Asked by the almost equally popular black television interviewer, Oprah Winfrey, whether it bothered him to be called "African-American" - the current politically correct term for black people in America - Woods replied: "It does... I'm just who I am, whoever you see in front of you."
He said that as a child, he coined a term, "Cablinasian" to describe his background, a blend of Caucasian, black, Indian and Asian. His father is black and his mother Thai, but Woods is actually one quarter black, one quarter Thai, one quarter Chinese, one-eighth white and one-eighth Native American Indian. He has taken his mother's religion, Buddhism.
That he was immediately hailed as the first "black" Masters champion reflects the US craving to find black success stories. But it has also prompted comment: why, asked one letter-writer to a major newspaper, was Woods not hailed as the first "Asian" Masters victor?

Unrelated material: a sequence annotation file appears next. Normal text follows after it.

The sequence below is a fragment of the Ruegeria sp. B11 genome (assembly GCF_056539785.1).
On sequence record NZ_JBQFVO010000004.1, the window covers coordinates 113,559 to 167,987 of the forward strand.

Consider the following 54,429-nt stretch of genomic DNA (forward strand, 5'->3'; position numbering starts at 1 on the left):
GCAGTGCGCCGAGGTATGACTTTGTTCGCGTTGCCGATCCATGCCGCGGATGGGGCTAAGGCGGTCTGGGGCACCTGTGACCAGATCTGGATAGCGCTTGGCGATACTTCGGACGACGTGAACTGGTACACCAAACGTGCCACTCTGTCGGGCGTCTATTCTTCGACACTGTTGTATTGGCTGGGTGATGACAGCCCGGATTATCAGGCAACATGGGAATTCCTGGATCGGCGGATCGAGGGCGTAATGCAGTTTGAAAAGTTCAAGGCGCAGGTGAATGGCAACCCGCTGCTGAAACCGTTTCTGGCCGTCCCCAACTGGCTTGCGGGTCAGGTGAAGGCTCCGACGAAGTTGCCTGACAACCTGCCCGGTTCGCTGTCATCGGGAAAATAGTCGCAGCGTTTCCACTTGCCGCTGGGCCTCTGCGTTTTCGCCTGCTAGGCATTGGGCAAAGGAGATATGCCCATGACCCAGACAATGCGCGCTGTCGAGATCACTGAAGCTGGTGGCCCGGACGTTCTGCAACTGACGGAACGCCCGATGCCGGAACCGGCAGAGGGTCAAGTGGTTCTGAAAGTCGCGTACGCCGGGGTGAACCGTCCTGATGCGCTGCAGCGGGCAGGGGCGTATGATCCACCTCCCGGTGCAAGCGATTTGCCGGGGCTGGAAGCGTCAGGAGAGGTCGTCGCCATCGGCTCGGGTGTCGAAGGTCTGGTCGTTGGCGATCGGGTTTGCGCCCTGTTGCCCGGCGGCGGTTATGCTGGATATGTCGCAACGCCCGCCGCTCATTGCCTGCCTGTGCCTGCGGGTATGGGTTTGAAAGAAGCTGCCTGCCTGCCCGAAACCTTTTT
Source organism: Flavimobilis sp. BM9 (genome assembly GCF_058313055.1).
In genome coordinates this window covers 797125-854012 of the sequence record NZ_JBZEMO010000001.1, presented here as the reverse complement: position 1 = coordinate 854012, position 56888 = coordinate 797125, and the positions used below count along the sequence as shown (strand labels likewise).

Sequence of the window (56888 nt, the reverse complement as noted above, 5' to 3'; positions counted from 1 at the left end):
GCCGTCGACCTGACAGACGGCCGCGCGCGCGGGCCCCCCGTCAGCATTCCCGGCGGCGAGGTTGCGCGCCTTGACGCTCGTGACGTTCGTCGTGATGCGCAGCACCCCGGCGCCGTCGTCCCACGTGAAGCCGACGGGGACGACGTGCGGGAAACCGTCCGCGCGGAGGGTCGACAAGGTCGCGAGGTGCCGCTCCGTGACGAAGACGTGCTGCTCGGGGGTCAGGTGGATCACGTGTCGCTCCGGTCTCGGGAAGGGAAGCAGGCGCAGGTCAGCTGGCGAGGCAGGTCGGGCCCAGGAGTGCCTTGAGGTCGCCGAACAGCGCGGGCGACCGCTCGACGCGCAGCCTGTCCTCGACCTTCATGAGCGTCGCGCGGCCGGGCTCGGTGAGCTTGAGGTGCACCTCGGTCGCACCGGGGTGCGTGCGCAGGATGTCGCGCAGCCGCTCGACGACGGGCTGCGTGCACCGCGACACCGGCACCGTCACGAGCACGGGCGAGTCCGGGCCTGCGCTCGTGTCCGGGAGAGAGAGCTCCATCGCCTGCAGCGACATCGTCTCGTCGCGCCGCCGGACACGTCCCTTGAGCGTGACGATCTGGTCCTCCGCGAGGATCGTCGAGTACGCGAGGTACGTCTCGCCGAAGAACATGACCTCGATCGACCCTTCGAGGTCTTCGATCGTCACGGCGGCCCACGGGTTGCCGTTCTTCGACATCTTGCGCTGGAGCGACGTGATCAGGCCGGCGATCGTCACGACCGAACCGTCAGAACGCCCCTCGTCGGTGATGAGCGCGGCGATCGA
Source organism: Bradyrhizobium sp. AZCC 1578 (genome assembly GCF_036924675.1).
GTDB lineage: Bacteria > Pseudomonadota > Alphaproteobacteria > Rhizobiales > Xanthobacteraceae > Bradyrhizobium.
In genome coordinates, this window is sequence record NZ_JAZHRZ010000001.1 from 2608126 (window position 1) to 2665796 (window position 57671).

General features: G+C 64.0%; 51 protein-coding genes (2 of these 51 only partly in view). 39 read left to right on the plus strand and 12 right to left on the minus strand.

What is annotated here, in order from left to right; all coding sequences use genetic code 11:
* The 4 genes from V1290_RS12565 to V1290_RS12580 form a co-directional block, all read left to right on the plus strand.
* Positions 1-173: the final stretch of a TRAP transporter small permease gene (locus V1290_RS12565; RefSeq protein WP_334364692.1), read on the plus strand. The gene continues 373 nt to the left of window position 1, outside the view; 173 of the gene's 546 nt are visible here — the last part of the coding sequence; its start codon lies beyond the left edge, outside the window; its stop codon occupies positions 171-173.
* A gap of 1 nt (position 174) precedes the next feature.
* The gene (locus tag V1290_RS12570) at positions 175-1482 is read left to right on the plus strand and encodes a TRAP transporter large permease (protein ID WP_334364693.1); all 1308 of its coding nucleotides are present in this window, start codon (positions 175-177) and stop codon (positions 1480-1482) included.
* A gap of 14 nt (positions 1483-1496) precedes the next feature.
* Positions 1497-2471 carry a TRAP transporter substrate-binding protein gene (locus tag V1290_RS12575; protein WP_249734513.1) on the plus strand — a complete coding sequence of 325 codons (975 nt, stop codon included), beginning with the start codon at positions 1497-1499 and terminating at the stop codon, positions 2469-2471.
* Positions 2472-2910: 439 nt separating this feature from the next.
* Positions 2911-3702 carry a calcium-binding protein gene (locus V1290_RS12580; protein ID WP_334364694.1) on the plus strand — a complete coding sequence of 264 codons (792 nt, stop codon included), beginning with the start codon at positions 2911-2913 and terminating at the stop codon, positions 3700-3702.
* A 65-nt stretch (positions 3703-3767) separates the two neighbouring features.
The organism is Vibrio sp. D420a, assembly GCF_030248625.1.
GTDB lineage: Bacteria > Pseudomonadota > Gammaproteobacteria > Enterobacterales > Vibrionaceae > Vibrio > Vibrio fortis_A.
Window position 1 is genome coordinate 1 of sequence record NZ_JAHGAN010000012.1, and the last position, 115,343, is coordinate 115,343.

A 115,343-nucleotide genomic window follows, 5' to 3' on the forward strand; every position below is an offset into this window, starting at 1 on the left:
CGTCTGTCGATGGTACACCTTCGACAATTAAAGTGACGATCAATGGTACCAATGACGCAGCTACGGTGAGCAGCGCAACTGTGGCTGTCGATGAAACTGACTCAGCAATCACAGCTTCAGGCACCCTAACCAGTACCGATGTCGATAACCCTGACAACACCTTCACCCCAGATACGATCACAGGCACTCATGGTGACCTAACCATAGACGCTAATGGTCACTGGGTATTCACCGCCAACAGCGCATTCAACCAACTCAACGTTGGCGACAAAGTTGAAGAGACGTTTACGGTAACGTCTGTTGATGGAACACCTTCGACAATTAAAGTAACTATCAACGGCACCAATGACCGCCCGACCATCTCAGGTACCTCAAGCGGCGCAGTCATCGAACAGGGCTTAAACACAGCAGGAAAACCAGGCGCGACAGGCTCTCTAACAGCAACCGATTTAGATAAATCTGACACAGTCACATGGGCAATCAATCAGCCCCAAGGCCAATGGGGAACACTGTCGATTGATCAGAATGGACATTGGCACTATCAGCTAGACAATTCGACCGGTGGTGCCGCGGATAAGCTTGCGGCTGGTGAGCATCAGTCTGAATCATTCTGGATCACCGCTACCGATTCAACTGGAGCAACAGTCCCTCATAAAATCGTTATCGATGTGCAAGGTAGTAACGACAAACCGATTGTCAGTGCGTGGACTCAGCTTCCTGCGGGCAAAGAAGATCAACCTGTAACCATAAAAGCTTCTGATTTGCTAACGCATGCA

And in an incident that showed what black golfers might be up against on the professional circuit, one of America's best- known golf personalities, Fuzzy Zoeller, was forced to apologise on national television for off- hand remarks he had made about Woods to a reporter from the news channel CNN, which were not broadcast at the time.
Zoeller had called Woods "that little boy" and said jokingly that he hoped he would not order fried chicken for the champions' dinner next year. Choosing the menu is the prerogative of the reigning champion and fried chicken is considered the staple food of poor black Southerners.
Clearly embarrassed, Zoeller apologised; he said that everyone on the circuit knew him as a joker and his remarks were not intended to be "racially derogatory".Reuse content